POLITICS

Manitoba Opposition says event to commemorate women's vote may violate law

01/16/2014 11:57 EST | Updated 03/18/2014 05:59 EDT
WINNIPEG - Manitoba's Opposition Progressive Conservatives criticized a plan to commemorate women's right to vote Thursday, and soon found themselves on the defensive.

Tory deputy leader Heather Stefanson cried foul over a ceremony planned by the provincial women's advisory council, slated for Jan 28 at the legislature. The event is to mark the 98th anniversary of when Manitoba women became the first in Canada to win the right to vote.

The date is also when voters in two constituencies — Morris and Arthur-Virden — go to the polls in provincial byelections. Stefanson said the event at the legislature may violate the Election Financing Act, which forbids most government advertising and announcements during election campaigns.

"We don't know what they're planning to do there, are they planning to make an announcement?, Stefanson said.

"It seems that their concern is more with a photo op in the middle of a byelection — something that they'll put out there that looks positive for them."

The minister responsible for the status of women, Kerri Irvin-Ross, said the event is a non-partisan celebration of an important milestone, and politicians of all stripes have been invited to attend.

Liberal Leader Rona Bokhari, the only female party leader in the province, said she was surprised by the Tory complaint.

"As a woman, it does not sit well with me," Bokhari said.

"This is a very important date for women in Manitoba. To make it political, to make it partisan ... I'm just not okay with that."

Irvin-Ross's press secretary also took a swipe at the Tories.

"Manitoba's election law is designed to prevent the government from announcing new initiatives during an election, including byelections," Rachel Morgan wrote in an email.

"Women in Manitoba already know they have the right to vote."

The ceremony is aimed at honouring the life of Nellie McClung, who led the battle for women's suffrage. It was arranged by the women's advisory council in mid-December before the byelections were called, Morgan added.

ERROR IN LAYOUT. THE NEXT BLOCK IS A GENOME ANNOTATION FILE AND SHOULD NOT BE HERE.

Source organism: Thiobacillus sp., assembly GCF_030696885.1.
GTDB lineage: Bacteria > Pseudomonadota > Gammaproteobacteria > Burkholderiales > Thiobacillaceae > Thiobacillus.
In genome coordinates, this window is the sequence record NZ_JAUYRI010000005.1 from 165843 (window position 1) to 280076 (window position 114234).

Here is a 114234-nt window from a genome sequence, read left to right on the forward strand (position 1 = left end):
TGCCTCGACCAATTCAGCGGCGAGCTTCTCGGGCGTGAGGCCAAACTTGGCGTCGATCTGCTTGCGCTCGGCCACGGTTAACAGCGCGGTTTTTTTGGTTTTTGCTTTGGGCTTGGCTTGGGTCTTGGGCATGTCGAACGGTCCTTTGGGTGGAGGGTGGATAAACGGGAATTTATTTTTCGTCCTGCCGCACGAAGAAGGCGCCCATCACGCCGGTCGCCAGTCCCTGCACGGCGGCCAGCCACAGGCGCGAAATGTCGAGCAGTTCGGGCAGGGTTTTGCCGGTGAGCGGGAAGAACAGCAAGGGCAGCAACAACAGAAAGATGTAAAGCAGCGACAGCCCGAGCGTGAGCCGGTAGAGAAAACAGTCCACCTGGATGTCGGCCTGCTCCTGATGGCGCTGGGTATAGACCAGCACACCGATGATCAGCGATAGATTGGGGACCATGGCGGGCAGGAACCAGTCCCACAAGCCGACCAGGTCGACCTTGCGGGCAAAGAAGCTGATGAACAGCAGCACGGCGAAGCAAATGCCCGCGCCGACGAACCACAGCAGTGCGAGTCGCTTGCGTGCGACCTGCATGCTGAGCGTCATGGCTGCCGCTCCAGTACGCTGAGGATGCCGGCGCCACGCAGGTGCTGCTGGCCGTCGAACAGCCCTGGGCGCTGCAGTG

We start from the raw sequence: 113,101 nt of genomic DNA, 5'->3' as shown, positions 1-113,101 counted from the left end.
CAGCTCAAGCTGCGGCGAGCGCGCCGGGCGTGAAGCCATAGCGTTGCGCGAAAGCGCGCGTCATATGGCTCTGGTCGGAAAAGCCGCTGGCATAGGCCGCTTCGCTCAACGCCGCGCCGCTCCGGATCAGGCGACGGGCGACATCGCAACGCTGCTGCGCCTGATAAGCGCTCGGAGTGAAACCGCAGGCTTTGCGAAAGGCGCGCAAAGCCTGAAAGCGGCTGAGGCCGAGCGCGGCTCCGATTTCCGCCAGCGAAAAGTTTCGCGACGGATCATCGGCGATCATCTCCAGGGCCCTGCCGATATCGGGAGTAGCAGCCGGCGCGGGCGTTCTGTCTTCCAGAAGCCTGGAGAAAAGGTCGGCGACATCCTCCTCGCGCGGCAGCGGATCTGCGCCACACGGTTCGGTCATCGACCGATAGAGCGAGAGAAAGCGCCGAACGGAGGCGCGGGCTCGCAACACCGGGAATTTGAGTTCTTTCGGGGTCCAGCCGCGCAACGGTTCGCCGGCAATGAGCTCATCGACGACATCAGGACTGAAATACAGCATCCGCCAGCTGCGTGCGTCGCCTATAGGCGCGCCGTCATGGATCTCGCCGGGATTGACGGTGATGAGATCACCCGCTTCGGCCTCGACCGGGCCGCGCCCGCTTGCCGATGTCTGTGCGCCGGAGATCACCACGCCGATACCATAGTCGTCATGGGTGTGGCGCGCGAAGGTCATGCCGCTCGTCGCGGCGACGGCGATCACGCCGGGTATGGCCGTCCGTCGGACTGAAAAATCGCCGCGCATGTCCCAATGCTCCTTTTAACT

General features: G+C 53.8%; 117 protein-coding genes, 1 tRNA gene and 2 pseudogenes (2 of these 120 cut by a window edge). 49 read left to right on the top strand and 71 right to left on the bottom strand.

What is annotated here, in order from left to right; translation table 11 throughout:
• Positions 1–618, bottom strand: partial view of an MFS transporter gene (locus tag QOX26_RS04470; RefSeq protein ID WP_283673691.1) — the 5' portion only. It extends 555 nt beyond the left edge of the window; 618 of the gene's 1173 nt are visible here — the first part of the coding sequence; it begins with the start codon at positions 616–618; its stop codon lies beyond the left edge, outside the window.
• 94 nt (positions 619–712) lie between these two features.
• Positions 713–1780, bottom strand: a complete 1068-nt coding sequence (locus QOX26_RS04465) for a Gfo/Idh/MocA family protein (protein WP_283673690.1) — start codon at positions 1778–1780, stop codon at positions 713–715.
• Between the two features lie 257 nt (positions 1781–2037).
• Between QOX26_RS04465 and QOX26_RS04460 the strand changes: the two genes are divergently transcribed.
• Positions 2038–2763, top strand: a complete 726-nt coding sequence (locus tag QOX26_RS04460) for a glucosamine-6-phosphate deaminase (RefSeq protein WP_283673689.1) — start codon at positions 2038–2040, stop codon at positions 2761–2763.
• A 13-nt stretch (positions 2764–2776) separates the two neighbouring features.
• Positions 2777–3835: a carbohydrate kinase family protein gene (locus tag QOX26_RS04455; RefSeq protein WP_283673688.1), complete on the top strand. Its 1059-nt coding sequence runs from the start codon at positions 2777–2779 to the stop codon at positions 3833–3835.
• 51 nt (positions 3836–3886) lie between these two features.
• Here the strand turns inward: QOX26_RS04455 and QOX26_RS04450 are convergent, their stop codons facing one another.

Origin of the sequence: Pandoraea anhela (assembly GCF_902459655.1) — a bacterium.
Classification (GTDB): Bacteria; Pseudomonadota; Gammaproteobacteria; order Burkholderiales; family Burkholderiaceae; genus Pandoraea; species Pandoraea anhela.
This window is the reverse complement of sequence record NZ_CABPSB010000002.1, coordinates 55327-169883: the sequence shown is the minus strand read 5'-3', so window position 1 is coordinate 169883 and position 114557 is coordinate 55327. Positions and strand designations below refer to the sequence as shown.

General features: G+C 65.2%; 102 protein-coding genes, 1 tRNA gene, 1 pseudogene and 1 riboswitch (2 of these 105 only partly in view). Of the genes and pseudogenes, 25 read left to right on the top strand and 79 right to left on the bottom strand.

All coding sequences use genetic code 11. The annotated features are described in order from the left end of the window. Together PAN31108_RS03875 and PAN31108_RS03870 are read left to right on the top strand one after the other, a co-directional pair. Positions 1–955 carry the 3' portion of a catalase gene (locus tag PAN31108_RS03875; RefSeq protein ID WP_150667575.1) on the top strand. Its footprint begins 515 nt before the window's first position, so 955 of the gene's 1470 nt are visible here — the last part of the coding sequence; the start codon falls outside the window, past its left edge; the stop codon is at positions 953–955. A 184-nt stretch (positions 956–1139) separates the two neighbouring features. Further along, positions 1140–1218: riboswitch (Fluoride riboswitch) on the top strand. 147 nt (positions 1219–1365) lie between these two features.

The controversy is the latest flare-up in an ongoing debate over what politicians can and cannot do during election campaigns.

The Election Financing Act says a government department or Crown agency cannot "advertise or publish any information about its programs or activities" during campaigns, but there are several exceptions such as public health emergencies. There are also exemptions for government contract notices and continuations of pre-existing advertising campaigns.

The NDP have already been found guilty of violating the act. The province's elections commissioner ruled the NDP was wrong to organize a media tour of a new birthing centre in south Winnipeg just prior to the 2011 election campaign.

In that case, government workers were used to help then health minister Theresa Oswald highlight the new facility. But the commissioner ruled the violation was inadvertent and the NDP suffered no penalty.

The NDP government has cited the ban on advertising and promotion as part of the reason for not releasing a long-awaited inquiry report into the death of Phoenix Sinclair, a one-time foster child who was brutally killed by her mother and mother's boyfriend after social workers closed her case.

The Tories have said there is nothing in the law that prevents inquiry reports from being made public.